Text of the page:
Al-Makasib al-Muharrama

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Al-Makāsib al-muḥarrama (Arabic: المَکاسِب المُحَرَّمَة, literally: forbidden businesses) refers to businesses that are haram (forbidden) in Islam. In fiqh (Islamic jurisprudence), forbidden businesses and transactions are referred to as "al-makasib al-muharrama". They include buying and selling alcoholic drinks, pigs, and gambling tools, as well as receiving bribes and selling weapons to the enemies of Islam. Standard books of fiqh refer to 5 types of forbidden businesses.

Definition

Faqihs (Islamic jurisprudents) have categorized businesses into three types with respect to their judicial rulings: haram (forbidden), makruh (disliked), and mubah (permissible). Businesses considered by Islam to be haram are referred to in fiqh as "al-makasib al-muharrama" (forbidden transactions or businesses).[1] Such businesses include selling and purchasing alcoholic drinks, pigs, and gambling tools, as well as receiving bribes and selling weapons to the enemies of Islam.[2]

Types

The issue of forbidden businesses constitutes the bulk of Islamic jurisprudential discussions and debates concerning transactions or businesses. This part is known as "al-makasib al-muharrama". In books of fiqh, forbidden businesses are discussed within 5 categories:

  • Businesses concerning what counts as najis (impure) objects in sharia, such as selling and purchasing the urine, blood, semen, dead corpse of an animal, dogs, pigs, and alcoholic drinks.
  • Businesses concerning things intended to be used in a haram (forbidden) way, such as selling and purchasing gambling tools, selling grapes to a person who intends to produce wine from it, and selling weapons to the enemies of Islam.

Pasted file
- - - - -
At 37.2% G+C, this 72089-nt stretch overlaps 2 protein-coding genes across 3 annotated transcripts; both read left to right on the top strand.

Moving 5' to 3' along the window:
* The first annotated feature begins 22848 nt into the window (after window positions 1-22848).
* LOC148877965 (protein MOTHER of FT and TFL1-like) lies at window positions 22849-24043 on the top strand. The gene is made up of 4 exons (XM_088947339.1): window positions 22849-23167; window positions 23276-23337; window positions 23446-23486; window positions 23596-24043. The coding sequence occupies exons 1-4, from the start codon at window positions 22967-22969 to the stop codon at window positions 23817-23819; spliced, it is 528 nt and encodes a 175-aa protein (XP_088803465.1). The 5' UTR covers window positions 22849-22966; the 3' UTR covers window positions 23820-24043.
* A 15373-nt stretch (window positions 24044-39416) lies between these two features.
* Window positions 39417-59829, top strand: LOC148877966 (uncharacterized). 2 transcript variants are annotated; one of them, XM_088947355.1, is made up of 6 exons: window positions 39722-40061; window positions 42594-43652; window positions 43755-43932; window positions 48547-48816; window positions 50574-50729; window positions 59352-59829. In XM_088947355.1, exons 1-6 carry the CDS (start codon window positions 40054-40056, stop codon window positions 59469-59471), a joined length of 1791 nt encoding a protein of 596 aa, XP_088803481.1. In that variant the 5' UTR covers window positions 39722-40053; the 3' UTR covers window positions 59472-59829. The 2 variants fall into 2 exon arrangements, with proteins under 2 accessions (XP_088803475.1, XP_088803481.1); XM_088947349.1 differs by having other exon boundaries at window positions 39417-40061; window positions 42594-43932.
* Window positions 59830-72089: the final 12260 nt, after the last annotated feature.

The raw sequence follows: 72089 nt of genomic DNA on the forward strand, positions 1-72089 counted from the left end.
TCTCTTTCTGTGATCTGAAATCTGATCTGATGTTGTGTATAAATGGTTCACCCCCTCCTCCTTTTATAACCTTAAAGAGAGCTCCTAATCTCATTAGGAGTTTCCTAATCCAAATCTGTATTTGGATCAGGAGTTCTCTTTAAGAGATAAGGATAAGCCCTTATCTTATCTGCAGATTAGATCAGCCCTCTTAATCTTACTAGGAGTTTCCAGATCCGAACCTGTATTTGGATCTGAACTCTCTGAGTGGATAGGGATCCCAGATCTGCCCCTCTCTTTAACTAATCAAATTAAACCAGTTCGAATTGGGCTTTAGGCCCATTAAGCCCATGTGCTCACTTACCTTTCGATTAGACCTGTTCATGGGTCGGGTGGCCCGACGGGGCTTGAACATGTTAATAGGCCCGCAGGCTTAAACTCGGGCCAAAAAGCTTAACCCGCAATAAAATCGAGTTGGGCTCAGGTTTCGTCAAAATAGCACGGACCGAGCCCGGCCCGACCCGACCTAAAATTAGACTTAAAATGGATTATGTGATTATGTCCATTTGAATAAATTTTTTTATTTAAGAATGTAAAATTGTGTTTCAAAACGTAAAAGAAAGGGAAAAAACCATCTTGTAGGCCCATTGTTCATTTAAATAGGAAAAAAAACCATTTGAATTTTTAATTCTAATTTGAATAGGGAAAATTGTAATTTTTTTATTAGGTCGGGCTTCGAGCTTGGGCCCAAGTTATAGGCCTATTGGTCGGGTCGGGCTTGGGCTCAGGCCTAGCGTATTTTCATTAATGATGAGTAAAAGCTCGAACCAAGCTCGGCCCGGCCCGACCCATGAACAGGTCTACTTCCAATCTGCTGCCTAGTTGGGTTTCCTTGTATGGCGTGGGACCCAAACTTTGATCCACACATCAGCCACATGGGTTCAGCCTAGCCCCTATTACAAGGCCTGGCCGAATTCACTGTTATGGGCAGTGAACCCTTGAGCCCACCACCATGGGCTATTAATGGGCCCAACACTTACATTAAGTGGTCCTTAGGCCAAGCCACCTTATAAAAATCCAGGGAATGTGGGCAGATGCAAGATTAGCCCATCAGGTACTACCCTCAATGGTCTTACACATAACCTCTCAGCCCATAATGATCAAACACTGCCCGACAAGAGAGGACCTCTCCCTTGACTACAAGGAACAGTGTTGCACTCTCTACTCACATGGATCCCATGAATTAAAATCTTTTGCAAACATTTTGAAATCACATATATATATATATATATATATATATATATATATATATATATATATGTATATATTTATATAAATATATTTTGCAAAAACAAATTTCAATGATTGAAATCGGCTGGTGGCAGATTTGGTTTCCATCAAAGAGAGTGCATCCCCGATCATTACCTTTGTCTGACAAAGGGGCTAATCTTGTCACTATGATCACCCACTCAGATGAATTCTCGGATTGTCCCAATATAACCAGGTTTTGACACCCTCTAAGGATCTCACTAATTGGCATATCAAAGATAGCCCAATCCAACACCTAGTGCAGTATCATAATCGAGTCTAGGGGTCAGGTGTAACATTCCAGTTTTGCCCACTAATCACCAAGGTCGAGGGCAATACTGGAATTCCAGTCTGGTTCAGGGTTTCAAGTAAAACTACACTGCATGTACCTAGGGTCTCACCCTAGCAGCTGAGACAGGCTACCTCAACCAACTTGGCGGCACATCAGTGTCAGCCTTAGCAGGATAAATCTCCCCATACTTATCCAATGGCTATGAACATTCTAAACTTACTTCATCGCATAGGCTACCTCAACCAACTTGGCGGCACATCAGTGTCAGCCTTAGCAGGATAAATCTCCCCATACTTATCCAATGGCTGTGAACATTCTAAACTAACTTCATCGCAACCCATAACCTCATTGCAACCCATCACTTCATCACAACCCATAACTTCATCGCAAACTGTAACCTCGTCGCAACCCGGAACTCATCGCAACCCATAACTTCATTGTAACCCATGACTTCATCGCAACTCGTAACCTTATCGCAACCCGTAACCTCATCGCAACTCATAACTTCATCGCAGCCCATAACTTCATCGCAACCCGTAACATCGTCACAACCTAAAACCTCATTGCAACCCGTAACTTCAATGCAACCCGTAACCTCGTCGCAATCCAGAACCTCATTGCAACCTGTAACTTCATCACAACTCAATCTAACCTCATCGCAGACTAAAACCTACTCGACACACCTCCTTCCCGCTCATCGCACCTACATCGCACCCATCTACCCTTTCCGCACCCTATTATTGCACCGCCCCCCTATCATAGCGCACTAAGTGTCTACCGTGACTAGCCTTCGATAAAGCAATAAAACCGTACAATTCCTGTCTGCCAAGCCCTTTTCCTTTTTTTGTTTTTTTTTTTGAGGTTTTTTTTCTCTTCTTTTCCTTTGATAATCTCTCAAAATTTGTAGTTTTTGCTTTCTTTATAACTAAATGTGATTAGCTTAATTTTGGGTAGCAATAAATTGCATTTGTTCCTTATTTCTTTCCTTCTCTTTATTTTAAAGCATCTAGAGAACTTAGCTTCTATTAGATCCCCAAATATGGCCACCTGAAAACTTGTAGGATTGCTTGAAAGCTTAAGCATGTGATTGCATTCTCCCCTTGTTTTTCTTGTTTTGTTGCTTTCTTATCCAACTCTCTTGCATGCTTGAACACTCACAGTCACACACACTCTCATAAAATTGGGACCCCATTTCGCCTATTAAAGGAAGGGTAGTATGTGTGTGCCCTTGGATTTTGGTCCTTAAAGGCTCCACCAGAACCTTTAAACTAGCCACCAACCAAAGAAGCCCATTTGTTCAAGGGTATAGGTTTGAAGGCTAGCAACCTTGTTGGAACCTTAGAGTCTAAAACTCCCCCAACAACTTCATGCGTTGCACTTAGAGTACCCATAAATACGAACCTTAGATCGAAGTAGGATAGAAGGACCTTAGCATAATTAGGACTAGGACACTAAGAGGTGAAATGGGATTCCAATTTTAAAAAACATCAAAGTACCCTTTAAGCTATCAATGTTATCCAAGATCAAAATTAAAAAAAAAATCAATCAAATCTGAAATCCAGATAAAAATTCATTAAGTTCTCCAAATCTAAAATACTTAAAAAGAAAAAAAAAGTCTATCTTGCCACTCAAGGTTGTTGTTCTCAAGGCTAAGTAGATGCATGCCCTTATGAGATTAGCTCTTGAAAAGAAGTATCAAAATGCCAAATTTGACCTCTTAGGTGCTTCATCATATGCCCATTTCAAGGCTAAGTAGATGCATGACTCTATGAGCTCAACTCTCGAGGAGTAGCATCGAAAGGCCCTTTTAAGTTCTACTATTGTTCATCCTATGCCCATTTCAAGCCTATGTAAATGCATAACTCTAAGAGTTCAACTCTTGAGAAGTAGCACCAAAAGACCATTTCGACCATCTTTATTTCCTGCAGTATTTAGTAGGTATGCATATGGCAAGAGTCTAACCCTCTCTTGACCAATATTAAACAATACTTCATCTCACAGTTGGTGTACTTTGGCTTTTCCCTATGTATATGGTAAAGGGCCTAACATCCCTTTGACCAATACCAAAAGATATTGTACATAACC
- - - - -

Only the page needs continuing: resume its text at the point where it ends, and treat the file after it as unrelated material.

• Businesses concerning useless objects.
  • Businesses through forbidden actions, such as writing misleading books, receiving bribes, cursing the believers, magic, and gambling.
  • Businesses concerning the things it is wajib (obligatory) to do, such as receiving money for saying one's obligatory prayers and burying a dead person.[3]

Books

There are some fiqhi (jurisprudential) books with the title, "al-makasib al-muharrama", which concern the issue of forbidden businesses, including:

  • Al-Makasib al-muharrama by al-Shaykh al-Ansari. This is the first volume of his books, al-Makasib, which came to be known as al-Makasib al-muharrama.
  • Dirasat fi l-makasib al-muharrama by Husayn'ali Muntaziri.

Notes

  1. Bāqirī, Farhang-i Farsi, vol. 14, p. 5775.
  2. Bāqirī, Farhang-i Farsi, vol. 14, p. 5775.
  3. Ḥillī, Sharāʾiʿ al-Islām, vol. 2, p. 3-5; Anṣārī, al-Makāsib al-muḥarrama, vol. 1, p. 15, 109, 153, 163; vol. 2, p. 125.

References

  • Anṣārī, Murtaḍā al-. Al-Makāsib al-muḥarrama. Qom: Kungira-yi Buzurgdāsht-i Shaykh al-Anṣārī, 1415 AH.
  • Bāqirī, Aḥmad. Farhang-i fiqh-i Farsi. Tehran: Muʾassisat Dāʾirat al-Maʿārif al-Fiqh al-Islāmī, [n.d].
  • Ḥillī, Jaʿfar b. al-Ḥasan al-. Sharāʾiʿ al-Islām fī masāʾil al-ḥalāl wa l-ḥarām. Edited by Muḥammad ʿAlī Baqqāl. Second edition. Qom: Muʾassisa-yi Ismāʿīlīyān, 1408 AH.